"We continue to believe that the Au Pair program is best served within Educational and Cultural Affairs, given it is a cultural exchange,” the agency said, in response to questions from The Post.
Over the years, the au pair program has been sharply criticized by think tanks and academics — even by some previous defenders, such as Edina Stone, who used to work for a sponsor agency and now runs a site for parents called Au Pair Clearinghouse. Concerned about reports of au pair abuse by host family members, she also started an advocacy group for au pairs, who she says sometimes have nowhere to turn if something happens. Every year, she says she calls the sponsor agencies to ask them to endorse the effort, and almost none have done so.
“It makes you a little suspicious of the agencies, in terms of how they feel about it,” Stone says. Instead of protecting au pairs, she says the sponsors try to sweep problems under the rug. "They pretend to be sympathetic. But then they send you home, because they know it’s very difficult for an au pair to initiate a legal action in their own country.”
The State Department says it “closely monitors these sponsor organizations regarding their compliance with regulations,” which include making sure that au pairs work only 45 hours a week, with at least 1.5 days off a week and two paid weeks off per year. But inspections come in response to complaints, and frustrated au pairs often feel they can't ask for help, without running the risk of being sent home.
Perhaps for that reason, whatever exploitation that might go on hasn’t received the same attention as other parts of the J-1 visa program. The Summer Work Travel program, which places 79,000 young people on job sites per year, earned national headlines in 2011 for a walkout by exchange students who had been assigned to a Hershey plant in Pennsylvania and forced to work long hours for low pay. The GAO released a report a couple weeks ago that found progress with that program, after substantial examination and reforms.
Take Beaudette Deetlefs, another plaintiff in the au pair lawsuit, who was placed with a family in Salt Lake City. Traveling around was difficult on the $195.75 stipend; she spent much of it on public transportation and toiletries, and has tried to send a little money home to her single mother in the suburb of Cape Town, South Africa, where she grew up. Even on her two weeks of vacation, she hasn’t been able to afford to leave her host family’s house.
"I spend a lot of time in my room,” Deetlefs says. "It's not a very pleasant feeling in the home, because I feel like I'm in the way all of the time when I'm not working."
"I spend a lot of time in my room. It's not a very pleasant feeling in the home, because I feel like I'm in the way all of the time when I'm not working."
— Beaudette Deetlefs
While many have criticized the au pair program since it was established, few have tried to change it through the courts. The lawsuit was launched after Beltran, the au pair from Bogota, contacted attorneys from Towards Justice, which provides legal aid to low-wage workers in Colorado.
As the staff from Towards Justice learned more, they discovered something strange about how the sponsor agencies operated. The State Department has told them that the minimum stipend is $195.75 per week, even though other J-1 visa holders -- the Summer Work Travel participants -- receive higher pay in states with higher minimum wages.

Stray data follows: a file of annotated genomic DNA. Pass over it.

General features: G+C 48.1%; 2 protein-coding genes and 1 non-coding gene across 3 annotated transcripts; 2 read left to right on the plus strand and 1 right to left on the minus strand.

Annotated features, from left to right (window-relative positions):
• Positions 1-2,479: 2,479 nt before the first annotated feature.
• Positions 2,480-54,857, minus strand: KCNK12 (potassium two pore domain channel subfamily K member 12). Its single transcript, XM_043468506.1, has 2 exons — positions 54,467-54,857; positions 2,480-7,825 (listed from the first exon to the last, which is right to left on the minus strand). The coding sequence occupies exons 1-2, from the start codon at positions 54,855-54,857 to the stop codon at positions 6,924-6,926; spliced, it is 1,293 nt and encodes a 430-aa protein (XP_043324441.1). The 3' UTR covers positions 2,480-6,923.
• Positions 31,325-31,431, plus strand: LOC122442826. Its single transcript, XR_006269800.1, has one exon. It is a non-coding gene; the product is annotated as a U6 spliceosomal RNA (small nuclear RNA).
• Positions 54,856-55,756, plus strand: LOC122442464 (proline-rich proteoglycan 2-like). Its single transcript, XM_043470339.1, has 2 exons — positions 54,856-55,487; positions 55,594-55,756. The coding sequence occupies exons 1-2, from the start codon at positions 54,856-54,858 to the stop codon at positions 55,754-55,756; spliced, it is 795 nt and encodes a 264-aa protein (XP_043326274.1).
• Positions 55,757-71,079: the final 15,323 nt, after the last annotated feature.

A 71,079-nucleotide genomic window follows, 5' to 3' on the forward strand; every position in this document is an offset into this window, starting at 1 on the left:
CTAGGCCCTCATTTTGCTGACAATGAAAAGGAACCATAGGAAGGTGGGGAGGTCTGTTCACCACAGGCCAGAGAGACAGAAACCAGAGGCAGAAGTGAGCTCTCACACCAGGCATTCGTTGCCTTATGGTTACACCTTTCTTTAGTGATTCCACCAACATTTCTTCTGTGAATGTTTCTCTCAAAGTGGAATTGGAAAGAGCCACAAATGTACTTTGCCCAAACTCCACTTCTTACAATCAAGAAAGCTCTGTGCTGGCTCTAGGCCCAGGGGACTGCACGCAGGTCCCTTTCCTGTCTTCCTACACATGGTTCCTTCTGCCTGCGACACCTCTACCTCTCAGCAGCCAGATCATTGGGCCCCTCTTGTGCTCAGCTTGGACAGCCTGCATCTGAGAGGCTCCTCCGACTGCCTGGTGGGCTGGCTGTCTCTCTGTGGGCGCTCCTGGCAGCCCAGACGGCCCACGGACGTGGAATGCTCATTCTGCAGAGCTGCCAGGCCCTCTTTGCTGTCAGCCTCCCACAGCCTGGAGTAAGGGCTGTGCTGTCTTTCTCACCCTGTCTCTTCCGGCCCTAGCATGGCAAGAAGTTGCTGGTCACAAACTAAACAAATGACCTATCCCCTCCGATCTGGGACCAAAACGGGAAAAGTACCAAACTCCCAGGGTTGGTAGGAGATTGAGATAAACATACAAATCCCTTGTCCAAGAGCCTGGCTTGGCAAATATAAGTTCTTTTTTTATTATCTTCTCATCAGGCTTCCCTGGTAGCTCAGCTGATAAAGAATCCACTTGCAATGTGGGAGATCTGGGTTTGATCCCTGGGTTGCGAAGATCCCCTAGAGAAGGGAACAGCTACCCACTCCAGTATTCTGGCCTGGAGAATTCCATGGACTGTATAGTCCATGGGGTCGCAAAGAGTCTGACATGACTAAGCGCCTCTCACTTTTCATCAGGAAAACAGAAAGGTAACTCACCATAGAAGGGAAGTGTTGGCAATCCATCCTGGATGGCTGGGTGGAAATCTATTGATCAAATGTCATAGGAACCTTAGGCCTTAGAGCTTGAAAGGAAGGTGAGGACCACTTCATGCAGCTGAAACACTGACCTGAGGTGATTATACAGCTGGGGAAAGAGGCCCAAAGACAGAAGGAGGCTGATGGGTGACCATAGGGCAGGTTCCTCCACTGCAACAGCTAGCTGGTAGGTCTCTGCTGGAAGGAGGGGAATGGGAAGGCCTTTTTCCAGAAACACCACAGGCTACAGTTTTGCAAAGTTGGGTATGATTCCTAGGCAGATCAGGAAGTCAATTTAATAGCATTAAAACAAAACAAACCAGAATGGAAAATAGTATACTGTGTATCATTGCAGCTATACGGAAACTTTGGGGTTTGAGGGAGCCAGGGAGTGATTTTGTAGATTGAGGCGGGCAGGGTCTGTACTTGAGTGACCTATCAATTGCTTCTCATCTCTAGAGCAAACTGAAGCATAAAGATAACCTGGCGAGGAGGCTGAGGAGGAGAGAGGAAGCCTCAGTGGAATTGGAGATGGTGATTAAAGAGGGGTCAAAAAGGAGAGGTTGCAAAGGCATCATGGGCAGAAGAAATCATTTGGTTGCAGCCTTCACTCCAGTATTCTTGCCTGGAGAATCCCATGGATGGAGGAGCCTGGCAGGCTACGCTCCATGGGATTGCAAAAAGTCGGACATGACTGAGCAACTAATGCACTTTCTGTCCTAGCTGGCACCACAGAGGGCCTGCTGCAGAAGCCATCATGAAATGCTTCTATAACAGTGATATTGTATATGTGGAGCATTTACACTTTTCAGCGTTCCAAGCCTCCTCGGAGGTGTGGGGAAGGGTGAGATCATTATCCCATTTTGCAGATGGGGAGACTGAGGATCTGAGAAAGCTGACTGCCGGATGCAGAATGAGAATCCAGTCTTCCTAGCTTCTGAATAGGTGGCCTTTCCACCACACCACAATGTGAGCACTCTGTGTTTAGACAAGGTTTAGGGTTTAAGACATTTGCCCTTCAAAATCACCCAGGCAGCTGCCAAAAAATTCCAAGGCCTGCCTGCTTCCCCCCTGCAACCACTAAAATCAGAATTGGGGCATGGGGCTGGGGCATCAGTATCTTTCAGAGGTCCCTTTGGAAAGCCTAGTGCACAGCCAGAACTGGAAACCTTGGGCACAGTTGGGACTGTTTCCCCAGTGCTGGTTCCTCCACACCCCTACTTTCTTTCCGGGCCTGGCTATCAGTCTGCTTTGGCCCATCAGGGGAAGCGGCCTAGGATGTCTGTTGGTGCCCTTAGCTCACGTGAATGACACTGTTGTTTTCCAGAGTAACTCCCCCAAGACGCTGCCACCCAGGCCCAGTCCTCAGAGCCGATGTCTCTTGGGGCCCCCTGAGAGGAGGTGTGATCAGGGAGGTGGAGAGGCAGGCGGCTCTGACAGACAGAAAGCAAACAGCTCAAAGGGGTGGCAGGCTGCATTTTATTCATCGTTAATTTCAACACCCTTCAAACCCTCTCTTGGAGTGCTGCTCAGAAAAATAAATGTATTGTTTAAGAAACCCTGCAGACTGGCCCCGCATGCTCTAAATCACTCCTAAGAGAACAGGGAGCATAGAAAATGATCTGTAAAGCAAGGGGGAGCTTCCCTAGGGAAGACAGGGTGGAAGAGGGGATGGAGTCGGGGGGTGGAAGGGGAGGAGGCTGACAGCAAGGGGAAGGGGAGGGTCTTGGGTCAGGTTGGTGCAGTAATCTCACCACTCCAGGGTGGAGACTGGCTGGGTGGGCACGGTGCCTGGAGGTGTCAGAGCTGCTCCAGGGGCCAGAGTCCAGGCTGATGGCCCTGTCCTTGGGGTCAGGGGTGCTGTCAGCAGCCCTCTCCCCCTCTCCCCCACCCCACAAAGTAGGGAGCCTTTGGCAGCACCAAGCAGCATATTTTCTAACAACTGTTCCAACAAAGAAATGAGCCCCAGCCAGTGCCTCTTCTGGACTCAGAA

Au pair sponsor agencies, though, treat the $195.75 number as a flat rate. In their literature, some call it “pocket money,” as if it were a bonus to receive $10,000 a year on top of room and board. To host families, they advertise the au pair program as a cheaper alternative to nannies — who can charge between $15 and $25 an hour — and one that wouldn’t charge more for additional children. The lawsuit recounts conversations with agency officials in which they allegedly said that the industry had decided keep it that way, making sure that “the stipend is identical across all companies.”
That’s why the suit also includes charges of antitrust violations along with noncompliance with state minimum wage laws: If sponsors hadn’t colluded with each other to stick to one rate, it might have naturally risen, just as many low-wage employers offer slightly more than the minimum in order to attract better workers.
The sponsors have vehemently disputed those allegations, and ultimately, the case may be decided on very technical grounds. In a motion to dismiss, several of the sponsor agencies argue that the program is inherently federal, and therefore shouldn’t be subject to minimum wage laws. Additionally, they say that the sponsor agency isn’t the employer anyway — if anyone is at fault for not paying proper minimum wages, it’s the host family.
“There is no question that American families need affordable child care. But if that is the au pair program's purpose, then we as a country should be honest about it and regulate it like other migrant domestic worker programs: Through the U.S. Department of Labor."
— Nina DiSalvo
But Nina DiSalvo, executive director of Towards Justice, says there’s a larger point here: The whole idea that au pairs are getting a cultural experience that should substitute for proper payment is a sham.
“There is no question that American families need affordable child care,” says DiSalvo. "But if that is the au pair program's purpose, then we as a country should be honest about it and regulate it like other migrant domestic worker programs: Through the U.S. Department of Labor."
According to Arnold, the State Department spokesman, the program is undergoing a review, which will be complete in early summer. They’re taking comments from au pairs and may expand the range of educational experiences they’re allowed to undertake.
Relinquishing control of the program altogether, however, is not on the table.